Paul Kirschner

by Alex Massie and Paul Kirschner

There are currently 170 superannuation funds in Australia managing the bulk of the $3.1 trillion in retirement savings for Australians (Source: APRA Statistics, March quarter 2021). Recently, Helen Rowell, deputy chairwoman of APRA said in a speech to the Australian Institute of Superannuation Trustees that “Larger funds are better placed to deliver stronger investment performance and lower fees,” with scale an increasingly important determinant of “member outcomes.” Ms. Rowell went on to say that “smaller, underperforming funds would ideally consider merging with a larger, better performing partner rather than another small fund — especially one that is also underperforming.”

Recently passed legislation forces funds to be more transparent with members regarding performance. APRA will also maintain a public register to ‘name and shame’ under performing funds. In extreme cases, APRA will prevent underperforming funds from accepting new members. This, along with continual incremental increases in compliance reporting and requirements will likely both accelerate interest in fund consolidations while also increasing the complexity for execution.

It will therefore be critical for these mergers to be run effectively in the best interests of members, as unnecessary cost will be passed on to the members through their administration fees.

This article discusses some of the key considerations involved in merging superannuation funds and provides an approach framework.

Tangible benefits of a merger between two superannuation funds generally include:

  • Reducing costs associated with member administration and overall fund operating costs
  • Improving value via lower cost or more comprehensive, or specialised insurance
  • Improving investment outcomes through scale and reduction in management fees
  • Improving member services and engagement opportunities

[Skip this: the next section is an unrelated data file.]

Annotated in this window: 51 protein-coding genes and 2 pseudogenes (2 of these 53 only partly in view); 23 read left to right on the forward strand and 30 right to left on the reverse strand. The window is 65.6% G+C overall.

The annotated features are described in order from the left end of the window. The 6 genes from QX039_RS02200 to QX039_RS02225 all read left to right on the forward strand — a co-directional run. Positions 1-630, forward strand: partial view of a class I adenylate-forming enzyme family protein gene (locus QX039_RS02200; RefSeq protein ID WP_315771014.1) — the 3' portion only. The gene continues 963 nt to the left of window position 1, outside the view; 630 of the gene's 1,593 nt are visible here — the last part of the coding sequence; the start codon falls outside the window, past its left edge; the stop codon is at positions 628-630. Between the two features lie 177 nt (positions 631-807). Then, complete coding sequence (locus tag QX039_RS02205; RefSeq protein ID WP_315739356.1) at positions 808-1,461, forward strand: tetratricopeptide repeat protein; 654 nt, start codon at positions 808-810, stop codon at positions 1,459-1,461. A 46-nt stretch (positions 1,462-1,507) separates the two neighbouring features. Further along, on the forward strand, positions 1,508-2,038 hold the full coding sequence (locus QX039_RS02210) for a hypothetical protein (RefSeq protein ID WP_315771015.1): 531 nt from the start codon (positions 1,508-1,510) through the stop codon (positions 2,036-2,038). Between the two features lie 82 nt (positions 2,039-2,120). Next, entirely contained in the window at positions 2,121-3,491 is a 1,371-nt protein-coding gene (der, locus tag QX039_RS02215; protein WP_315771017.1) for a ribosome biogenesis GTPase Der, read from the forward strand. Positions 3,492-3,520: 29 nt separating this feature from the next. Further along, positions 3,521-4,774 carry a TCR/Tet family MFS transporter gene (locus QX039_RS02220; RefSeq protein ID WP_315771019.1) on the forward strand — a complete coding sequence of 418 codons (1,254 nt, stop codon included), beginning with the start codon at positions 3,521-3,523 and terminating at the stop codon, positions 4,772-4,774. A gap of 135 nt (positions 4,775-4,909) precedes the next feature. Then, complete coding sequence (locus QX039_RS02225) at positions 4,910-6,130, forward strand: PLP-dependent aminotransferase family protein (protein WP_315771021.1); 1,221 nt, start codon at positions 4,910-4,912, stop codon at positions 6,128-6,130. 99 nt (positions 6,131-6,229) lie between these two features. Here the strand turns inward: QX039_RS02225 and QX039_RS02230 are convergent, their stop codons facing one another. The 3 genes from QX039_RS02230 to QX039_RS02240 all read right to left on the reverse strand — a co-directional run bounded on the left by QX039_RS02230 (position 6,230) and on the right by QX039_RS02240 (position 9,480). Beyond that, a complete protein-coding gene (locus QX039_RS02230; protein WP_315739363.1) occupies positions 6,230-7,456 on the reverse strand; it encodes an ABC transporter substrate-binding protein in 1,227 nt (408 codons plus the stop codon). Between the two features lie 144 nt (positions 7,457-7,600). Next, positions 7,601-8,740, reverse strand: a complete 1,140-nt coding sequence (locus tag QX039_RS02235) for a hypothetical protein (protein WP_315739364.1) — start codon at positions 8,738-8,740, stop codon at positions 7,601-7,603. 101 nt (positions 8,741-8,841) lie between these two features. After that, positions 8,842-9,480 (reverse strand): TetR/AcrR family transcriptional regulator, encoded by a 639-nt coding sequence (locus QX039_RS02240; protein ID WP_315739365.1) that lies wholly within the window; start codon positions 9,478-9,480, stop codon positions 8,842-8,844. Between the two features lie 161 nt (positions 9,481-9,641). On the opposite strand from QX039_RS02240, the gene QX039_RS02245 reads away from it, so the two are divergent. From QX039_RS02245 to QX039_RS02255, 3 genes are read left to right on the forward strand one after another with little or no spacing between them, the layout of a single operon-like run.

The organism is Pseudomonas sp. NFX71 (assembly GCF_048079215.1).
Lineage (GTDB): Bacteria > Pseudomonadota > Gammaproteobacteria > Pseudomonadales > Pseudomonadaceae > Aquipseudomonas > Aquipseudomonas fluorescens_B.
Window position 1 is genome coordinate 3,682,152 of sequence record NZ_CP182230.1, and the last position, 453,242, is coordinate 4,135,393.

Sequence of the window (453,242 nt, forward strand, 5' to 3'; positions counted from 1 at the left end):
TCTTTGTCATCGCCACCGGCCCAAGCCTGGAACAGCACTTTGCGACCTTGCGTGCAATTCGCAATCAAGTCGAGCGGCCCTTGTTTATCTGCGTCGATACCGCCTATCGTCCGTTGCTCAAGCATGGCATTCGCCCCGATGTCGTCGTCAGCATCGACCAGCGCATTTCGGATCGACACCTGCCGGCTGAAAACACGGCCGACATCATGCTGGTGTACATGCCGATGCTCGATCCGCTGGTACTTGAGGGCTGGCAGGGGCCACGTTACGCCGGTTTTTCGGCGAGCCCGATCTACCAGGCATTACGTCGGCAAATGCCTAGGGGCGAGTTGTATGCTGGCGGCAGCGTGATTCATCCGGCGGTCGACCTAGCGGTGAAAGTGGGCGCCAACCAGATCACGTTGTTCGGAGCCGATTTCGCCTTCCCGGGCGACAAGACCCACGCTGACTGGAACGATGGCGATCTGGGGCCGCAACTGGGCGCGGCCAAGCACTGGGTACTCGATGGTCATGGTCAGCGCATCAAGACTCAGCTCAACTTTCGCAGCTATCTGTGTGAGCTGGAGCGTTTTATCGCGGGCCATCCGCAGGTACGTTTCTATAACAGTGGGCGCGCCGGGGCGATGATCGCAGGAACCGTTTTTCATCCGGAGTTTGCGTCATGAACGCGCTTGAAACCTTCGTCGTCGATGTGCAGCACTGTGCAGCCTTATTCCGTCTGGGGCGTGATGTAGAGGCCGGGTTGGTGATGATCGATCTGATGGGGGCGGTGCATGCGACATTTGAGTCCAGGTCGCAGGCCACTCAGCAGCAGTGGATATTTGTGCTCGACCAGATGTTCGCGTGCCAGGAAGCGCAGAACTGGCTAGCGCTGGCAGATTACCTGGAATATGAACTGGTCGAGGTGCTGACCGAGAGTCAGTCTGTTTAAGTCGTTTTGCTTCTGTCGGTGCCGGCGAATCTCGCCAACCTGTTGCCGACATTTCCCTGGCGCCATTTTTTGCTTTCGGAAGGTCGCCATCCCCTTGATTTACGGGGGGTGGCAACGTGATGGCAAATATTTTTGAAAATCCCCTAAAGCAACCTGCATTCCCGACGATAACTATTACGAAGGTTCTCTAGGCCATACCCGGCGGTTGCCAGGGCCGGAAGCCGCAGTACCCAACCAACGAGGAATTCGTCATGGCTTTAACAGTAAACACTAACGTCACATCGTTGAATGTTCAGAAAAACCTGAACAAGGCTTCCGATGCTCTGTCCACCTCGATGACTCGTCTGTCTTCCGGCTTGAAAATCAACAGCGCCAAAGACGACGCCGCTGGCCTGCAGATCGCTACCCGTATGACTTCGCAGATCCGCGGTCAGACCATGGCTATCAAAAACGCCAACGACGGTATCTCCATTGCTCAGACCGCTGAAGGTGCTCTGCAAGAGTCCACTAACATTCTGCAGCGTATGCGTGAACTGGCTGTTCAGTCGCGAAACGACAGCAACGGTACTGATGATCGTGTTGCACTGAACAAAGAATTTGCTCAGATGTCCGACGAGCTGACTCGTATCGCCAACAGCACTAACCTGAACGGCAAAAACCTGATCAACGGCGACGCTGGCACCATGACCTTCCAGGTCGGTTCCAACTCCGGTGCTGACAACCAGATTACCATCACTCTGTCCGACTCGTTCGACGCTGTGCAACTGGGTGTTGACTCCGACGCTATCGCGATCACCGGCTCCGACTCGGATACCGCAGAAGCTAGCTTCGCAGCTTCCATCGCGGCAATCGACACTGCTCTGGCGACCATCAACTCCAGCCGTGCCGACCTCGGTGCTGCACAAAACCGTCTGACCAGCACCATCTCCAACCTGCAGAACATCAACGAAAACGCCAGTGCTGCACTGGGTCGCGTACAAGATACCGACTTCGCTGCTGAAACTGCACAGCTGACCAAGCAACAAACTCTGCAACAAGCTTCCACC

In addition to the tangible benefits, a merger between superannuation funds could also result in some of the following strategic or intangible benefits:

  • Delivering the scale required for access to certain types of investment opportunity
  • Obtaining exposure to new member cohorts (i.e. age, industry, occupation)
  • Expanding the geographic area in which the fund operates
  • Expanding the breadth of skills available to the fund by combining executive teams and boards
  • Broadening the range of products available to members
  • Diversifying exposure to defined benefit schemes

There will be several strategic decisions, as illustrated in the diagram below, that will influence the superannuation fund merger and will need to be decided up front.

A brief discussion of the key strategic decisions is provided below including the sorts of questions you will need to answer during due diligence and planning:

  • Commercial structure – Will it be a:
    • Joint venture between the two funds to pool investments and combine backend operations, maintaining separate governance and compliance obligations but maintaining both brands in the market.
    • Acquisition (aka Successor Fund Transfer) where one fund absorbs the other fund effectively adding to the Funds Under Management and member base with only the acquiring fund’s brand being maintained in the market, or
    • Merger where both funds pool investments and combine backend operations but only one set of governance and compliance obligations exist in the merged entity whilst maintaining both brands in the market.
  • Product gap – what is the difference in the products of the funds being merged? This covers accumulation investment options, pension income stream investment options and insurance options (life, TPD and income protection).
  • Migration approach – what migration approach will you use? Will you use an SFT (Successor Fund Transfer) approach? Will you use an outsourced superannuation fund administrator to perform the migration?